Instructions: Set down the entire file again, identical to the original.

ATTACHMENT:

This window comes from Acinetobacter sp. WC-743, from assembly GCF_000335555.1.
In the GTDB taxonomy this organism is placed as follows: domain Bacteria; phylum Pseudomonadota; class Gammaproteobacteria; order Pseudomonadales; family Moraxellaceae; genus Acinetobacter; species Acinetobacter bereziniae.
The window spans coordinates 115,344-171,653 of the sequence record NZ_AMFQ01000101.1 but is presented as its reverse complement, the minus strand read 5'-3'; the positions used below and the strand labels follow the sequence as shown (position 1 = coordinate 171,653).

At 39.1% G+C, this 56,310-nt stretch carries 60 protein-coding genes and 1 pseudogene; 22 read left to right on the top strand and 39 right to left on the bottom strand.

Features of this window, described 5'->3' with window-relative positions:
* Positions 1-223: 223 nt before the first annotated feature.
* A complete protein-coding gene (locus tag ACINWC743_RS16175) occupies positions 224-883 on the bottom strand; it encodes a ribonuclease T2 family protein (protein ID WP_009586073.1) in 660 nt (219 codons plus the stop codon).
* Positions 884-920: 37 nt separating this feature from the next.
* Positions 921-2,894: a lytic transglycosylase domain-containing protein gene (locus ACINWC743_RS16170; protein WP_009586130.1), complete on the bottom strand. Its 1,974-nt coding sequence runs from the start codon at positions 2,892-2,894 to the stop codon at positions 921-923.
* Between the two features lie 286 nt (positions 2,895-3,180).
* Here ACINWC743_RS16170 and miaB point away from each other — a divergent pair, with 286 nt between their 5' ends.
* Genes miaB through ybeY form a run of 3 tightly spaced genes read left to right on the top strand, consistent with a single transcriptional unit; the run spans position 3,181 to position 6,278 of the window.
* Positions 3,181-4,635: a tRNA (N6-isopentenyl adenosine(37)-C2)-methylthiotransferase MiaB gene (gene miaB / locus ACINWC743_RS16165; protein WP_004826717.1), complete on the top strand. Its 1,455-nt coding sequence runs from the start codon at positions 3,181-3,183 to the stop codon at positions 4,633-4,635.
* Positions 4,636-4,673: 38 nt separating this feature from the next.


This window comes from Acinetobacter sp. WC-743, from assembly GCF_000335555.1.
In the GTDB taxonomy this organism is placed as follows: domain Bacteria; phylum Pseudomonadota; class Gammaproteobacteria; order Pseudomonadales; family Moraxellaceae; genus Acinetobacter; species Acinetobacter bereziniae.
The window spans coordinates 115,344-171,653 of the sequence record NZ_AMFQ01000101.1 but is presented as its reverse complement, the minus strand read 5'-3'; the positions used below and the strand labels follow the sequence as shown (position 1 = coordinate 171,653).

At 39.1% G+C, this 56,310-nt stretch carries 60 protein-coding genes and 1 pseudogene; 22 read left to right on the top strand and 39 right to left on the bottom strand.

Features of this window, described 5'->3' with window-relative positions:
* Positions 1-223: 223 nt before the first annotated feature.
* A complete protein-coding gene (locus tag ACINWC743_RS16175) occupies positions 224-883 on the bottom strand; it encodes a ribonuclease T2 family protein (protein ID WP_009586073.1) in 660 nt (219 codons plus the stop codon).
* Positions 884-920: 37 nt separating this feature from the next.
* Positions 921-2,894: a lytic transglycosylase domain-containing protein gene (locus ACINWC743_RS16170; protein WP_009586130.1), complete on the bottom strand. Its 1,974-nt coding sequence runs from the start codon at positions 2,892-2,894 to the stop codon at positions 921-923.
* Between the two features lie 286 nt (positions 2,895-3,180).
* Here ACINWC743_RS16170 and miaB point away from each other — a divergent pair, with 286 nt between their 5' ends.
* Genes miaB through ybeY form a run of 3 tightly spaced genes read left to right on the top strand, consistent with a single transcriptional unit; the run spans position 3,181 to position 6,278 of the window.
* Positions 3,181-4,635: a tRNA (N6-isopentenyl adenosine(37)-C2)-methylthiotransferase MiaB gene (gene miaB / locus ACINWC743_RS16165; protein WP_004826717.1), complete on the top strand. Its 1,455-nt coding sequence runs from the start codon at positions 3,181-3,183 to the stop codon at positions 4,633-4,635.
* Positions 4,636-4,673: 38 nt separating this feature from the next.